We need to reframe the importance of the domestic domain, and we can start by removing gender: domesticity is not just about women, and many men understand its vital, nurturing place in everyday life. If we elevate the domestic domain to a position that commands respect, then more people, particularly women, would grow in confidence and find their voice. It is also important that women showcase their work as an example of good practice, and we need positive references (such as Yvonne Farrell and Shelley McNamara).
Women in Spanish design are, like many countries, underrepresented. How can we better promote and celebrate women designers, architects and makers in Spain and beyond?
(MS) We have new generations—millennials and generation Z—who view these processes very naturally: men, women and various genres, with no classifications, particularly in disciplines such as design or architecture, where talent prevails. As women, we must stop classifying ourselves by age or professional experience. This is a moment of change, with many opportunities to train and launch ourselves. We can talk about the need for mutual support between women, seeking current powerful references and making them known.
As Director of RED-AEDE, what is your vision for the Spanish design sector, both now and in the future?
(MS) We are living with the coronavirus, in a moment of uncertainty and enormous concern, but history teaches us that we are capable of overcoming and succeeding.
Across the twentieth century, through a great number of vicissitudes, the majority of RED companies were born. There are stories of self-improvement and courage, and little known heroics. Today, RED is made up of twenty companies, each with the mission of connecting with one another, and with society and culture.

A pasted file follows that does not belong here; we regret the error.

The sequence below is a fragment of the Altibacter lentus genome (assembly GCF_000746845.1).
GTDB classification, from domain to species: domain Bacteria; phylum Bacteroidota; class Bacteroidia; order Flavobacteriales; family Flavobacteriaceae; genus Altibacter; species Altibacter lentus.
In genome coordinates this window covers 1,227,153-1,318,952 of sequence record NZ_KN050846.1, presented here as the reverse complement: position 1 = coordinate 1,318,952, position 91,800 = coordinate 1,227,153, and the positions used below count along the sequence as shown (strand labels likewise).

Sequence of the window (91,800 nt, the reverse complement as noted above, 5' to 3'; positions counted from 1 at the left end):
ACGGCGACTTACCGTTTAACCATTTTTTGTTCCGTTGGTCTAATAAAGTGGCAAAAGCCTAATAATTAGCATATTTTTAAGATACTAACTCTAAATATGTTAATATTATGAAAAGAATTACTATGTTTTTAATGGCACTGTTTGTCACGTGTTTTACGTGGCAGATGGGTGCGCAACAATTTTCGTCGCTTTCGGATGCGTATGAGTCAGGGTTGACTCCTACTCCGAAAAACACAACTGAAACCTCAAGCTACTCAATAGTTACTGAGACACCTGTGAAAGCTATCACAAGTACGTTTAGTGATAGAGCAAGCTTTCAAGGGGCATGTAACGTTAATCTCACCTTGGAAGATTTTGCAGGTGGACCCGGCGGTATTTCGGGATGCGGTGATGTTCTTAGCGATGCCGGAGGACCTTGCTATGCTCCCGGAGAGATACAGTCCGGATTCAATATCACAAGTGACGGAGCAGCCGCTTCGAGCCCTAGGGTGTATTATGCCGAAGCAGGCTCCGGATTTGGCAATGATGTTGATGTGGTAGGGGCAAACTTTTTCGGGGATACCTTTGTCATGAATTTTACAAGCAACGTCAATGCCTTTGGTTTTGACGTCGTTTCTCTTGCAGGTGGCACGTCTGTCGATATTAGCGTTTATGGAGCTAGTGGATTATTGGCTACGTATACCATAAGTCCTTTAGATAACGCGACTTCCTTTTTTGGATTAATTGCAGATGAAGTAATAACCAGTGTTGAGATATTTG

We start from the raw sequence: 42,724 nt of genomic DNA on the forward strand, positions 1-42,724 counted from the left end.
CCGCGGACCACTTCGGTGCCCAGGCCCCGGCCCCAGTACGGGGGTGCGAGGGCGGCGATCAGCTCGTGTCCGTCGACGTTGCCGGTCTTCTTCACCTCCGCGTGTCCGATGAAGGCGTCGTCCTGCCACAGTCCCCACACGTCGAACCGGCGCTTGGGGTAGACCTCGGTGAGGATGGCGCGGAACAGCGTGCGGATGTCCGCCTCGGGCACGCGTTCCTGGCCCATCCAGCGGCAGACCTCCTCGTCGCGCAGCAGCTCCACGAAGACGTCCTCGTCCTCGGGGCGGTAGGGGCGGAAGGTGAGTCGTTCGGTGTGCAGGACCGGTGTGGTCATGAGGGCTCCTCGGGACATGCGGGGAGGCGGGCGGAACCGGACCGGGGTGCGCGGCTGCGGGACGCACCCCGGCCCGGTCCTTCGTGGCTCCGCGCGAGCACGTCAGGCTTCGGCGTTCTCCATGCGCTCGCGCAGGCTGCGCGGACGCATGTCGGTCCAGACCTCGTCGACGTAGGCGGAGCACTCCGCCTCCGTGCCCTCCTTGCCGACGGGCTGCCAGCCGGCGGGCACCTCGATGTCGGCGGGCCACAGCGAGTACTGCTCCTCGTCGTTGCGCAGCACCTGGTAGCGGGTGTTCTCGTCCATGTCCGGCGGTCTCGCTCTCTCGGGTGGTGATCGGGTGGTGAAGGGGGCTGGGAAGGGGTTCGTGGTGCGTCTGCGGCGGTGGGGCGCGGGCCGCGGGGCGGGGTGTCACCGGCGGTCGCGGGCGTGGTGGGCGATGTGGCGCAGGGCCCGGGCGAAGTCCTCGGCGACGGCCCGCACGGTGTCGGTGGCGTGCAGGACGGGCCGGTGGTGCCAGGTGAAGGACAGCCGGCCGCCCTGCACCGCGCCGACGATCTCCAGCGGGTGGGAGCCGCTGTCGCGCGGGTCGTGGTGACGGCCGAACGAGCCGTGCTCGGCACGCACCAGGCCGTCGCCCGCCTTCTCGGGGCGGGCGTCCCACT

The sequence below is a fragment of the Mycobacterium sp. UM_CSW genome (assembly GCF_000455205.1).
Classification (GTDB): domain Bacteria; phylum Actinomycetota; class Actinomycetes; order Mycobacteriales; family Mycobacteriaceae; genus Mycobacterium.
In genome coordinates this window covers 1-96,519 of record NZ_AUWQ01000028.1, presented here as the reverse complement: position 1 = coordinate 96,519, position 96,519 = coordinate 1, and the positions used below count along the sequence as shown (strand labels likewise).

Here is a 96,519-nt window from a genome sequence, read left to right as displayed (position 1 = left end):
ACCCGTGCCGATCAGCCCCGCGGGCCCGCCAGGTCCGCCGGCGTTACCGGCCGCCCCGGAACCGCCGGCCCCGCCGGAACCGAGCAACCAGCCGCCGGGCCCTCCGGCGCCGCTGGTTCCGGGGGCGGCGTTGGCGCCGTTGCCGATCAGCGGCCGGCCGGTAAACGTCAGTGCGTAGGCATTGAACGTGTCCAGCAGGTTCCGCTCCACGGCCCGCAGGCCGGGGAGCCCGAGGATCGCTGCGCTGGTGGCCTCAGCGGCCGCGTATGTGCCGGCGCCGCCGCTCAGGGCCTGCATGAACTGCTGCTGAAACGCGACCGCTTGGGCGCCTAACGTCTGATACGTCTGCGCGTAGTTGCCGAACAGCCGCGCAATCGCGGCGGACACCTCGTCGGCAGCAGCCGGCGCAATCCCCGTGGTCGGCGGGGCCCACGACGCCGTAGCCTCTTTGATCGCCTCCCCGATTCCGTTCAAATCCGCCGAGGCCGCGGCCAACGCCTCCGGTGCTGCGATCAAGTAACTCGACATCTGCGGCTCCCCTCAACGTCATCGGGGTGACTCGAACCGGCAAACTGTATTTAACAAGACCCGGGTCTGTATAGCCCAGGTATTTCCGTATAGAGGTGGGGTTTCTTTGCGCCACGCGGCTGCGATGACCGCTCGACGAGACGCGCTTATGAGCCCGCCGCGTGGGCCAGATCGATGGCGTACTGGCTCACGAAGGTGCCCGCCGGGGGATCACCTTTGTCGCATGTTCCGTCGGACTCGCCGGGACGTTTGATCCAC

It has always been the view that Spain does not have a strong design industry, and while this is true, the few companies that exist are a benchmark of excellence, something that isn’t known widely enough. The objective of RED is to make itself known, in all of its magnitude, by contributing knowledge: from the advances companies are implementing, to the research they are developing at a national and international level. We wish to support the talent of designers. The key today is to generate support networks—RED is one of them.
With Valencia named World Design Capital 2022, what are the opportunities for design in both the region and across Spain generally?
(MS) I have met the promoters and directors of Valencia, World Design Capital 2022, and they have done an extraordinary job. Xavi Calvo, the director, and his team, have an open and inclusive vision of the project. They display much enthusiasm, great generosity and, above all, a very avant-garde, creative and communicative vision, across ideas and projects.
Two years remain and it is one of the great challenges for design in Spain at the moment. The epicentre of World Design Capital 2022 will be in Valencia, but its effects will reach every corner of Spain.
What are some of the current trends in architecture and design that you are most excited about?
(MS) In this moment of paralysis, as a consequence of the coronavirus, and then thinking about the future, it’s important to review history. We must learn from those moments lived by humanity, of improvement and of constructive energy.
Today’s thinkers provoke action: Rem Koolhaas, the celebrated Dutch architect, has a vision of the countryside as the future, taking us from the urban to the rural; Ezio Manzini, an Italian design academic and author, thinks about nature’s immersion in the city, and design as a factor of change in society; and Richard Sennett, in his books Together and The Craftsman, advanced ideas on the drive of the human being as an artisan, and on society as a symbiosis of communities.
Who are your design heroines/heroes—who inspires you?
(MS) The Italian author, editor, architect, and curator, Paola Antonelli, and her design solutions for the world. Saskia Sassen, a Dutch-American sociologist, and Martha Nussbaum, an American philosopher. Petra Blaisse of Inside Outside, who designs gardens and landscapes. Alice Rawsthorn, a British design critic and author, and her texts on design and society. Japanese architect Kazuyo Sejima and her sensitive architecture, and Ellen van Loon of OMA.